Two veteran Okanagan truck drivers are calling for better safety education for inexperienced truck operators in the wake of two shocking close calls caught on dash cam video.
Forty-three-year truck driving veteran Ray Barry of West Kelowna called it “stupidity” after a semi was caught on camera attempting to pass a slower-moving tractor-trailer on Highway 33 outside of Kelowna on Thursday, barrelling towards oncoming traffic, forcing a driver onto the shoulder.
“I think it’s mainly inexperience. People that are wanting to go too fast for the road conditions. Young drivers that don’t really have the experience,” Barry said.
It’s the second incredibly close call in just two days this week on interior highways caught on dash cam.
Footage captured on the Trans-Canada highway in the Shuswap area showed a semi truck passing another truck directly into the path of an oncoming vehicle with a family of four inside.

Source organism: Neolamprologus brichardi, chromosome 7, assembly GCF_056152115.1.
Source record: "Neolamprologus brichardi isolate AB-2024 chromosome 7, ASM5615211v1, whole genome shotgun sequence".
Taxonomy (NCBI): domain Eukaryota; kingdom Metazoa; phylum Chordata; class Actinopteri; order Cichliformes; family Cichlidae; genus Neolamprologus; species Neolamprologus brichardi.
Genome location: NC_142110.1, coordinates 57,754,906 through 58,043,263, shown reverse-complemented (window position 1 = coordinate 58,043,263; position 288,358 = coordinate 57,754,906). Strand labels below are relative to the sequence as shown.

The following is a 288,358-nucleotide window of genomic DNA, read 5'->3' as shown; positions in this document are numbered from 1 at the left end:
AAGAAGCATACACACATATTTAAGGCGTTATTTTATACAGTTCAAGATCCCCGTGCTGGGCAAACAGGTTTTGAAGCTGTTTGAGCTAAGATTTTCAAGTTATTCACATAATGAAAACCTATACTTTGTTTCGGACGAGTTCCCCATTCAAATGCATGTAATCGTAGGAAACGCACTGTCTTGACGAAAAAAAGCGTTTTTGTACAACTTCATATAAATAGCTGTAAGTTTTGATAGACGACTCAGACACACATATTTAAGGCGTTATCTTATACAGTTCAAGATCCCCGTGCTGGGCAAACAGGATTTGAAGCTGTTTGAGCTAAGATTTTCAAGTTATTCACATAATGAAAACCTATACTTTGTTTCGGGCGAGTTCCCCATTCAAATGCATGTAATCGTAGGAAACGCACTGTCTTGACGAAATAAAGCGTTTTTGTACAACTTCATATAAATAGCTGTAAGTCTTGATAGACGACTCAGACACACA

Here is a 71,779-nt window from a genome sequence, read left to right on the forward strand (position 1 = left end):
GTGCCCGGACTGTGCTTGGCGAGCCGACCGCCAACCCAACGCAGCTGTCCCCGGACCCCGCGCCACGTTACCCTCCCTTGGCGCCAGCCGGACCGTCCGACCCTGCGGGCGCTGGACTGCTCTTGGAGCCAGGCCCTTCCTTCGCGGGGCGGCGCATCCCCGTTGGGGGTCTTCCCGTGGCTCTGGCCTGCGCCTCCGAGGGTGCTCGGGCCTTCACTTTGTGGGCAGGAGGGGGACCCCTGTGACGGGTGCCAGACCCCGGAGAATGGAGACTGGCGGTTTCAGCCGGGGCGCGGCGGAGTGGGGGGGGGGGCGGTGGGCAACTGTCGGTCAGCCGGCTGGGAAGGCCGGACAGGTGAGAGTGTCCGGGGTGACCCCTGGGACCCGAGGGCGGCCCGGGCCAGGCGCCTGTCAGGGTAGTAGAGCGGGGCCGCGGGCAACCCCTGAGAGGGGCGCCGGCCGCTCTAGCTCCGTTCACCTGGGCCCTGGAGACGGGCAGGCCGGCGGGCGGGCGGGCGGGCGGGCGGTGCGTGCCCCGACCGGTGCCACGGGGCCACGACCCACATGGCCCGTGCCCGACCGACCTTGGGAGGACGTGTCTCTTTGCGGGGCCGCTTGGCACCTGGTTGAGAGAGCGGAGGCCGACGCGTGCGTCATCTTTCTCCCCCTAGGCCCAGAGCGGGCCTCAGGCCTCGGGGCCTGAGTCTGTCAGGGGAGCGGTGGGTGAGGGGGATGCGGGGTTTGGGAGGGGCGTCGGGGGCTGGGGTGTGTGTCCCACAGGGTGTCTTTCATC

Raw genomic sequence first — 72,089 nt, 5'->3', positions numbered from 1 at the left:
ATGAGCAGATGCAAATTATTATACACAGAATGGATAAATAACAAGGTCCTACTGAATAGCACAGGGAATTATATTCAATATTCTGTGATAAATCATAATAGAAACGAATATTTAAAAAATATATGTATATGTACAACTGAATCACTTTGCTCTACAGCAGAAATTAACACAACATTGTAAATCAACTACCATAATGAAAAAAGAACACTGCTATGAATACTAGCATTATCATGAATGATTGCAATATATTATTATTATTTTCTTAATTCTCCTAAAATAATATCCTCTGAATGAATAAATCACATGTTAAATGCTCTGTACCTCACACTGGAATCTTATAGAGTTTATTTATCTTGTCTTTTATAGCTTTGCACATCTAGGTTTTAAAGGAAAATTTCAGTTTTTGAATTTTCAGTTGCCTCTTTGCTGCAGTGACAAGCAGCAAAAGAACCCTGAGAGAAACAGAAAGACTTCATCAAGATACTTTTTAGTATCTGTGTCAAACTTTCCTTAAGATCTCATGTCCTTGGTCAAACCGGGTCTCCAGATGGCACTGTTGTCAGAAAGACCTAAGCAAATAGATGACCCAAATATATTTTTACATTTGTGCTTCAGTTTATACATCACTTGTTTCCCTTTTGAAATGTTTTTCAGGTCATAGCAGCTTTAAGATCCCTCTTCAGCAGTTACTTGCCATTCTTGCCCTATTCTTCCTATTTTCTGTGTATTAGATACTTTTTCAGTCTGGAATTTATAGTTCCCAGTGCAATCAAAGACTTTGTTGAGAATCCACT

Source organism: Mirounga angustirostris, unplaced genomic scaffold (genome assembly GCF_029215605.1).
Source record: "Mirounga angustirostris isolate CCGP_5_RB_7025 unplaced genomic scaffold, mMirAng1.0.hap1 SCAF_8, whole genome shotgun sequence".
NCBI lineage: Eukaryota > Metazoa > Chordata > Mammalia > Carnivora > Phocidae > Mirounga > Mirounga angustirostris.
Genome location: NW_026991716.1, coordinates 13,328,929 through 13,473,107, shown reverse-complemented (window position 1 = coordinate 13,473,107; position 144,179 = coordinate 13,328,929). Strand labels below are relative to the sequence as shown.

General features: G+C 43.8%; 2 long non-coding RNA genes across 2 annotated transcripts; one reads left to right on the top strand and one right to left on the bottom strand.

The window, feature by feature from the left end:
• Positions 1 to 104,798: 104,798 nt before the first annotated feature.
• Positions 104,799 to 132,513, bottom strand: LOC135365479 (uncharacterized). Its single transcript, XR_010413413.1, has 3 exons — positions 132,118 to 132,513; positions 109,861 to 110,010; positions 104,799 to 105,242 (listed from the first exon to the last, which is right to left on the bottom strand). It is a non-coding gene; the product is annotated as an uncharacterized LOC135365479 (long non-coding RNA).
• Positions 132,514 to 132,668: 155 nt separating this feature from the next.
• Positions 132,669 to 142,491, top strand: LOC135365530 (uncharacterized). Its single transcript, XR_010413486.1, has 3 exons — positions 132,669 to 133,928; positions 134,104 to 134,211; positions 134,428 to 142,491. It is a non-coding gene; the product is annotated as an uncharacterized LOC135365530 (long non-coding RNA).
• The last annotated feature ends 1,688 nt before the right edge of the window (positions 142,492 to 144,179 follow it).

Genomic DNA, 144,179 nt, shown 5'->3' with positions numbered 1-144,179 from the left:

Meeting schedule demands can put a lot of pressure on long-haul truckers, according to 40-year veteran and driving instructor Joe Frank.
“A lot of them are paid by the mile so if you don’t make the miles you don’t make the money … even chaining up or waiting in an accident or anything like that is not paid time,” Frank said.
Both truckers agreed better safety education is warranted.
“The new guys are coming in, they don’t have any experience, and they’re put on a B-train hauling big loads and have to learn how to do it,” Barry said.
“It somehow should become a trade, so longer time behind the wheel before they get out there on their own,” added Frank.
A Ministry of Transportation spokesperson said despite the recent close calls, accidents on B.C. highways involving commercial vehicles are down 23 per cent since 2005.
The government also said the Commercial Vehicle Safety and Enforcement branch targets 25,000 vehicles per year to ensure drivers are complying with safety regulations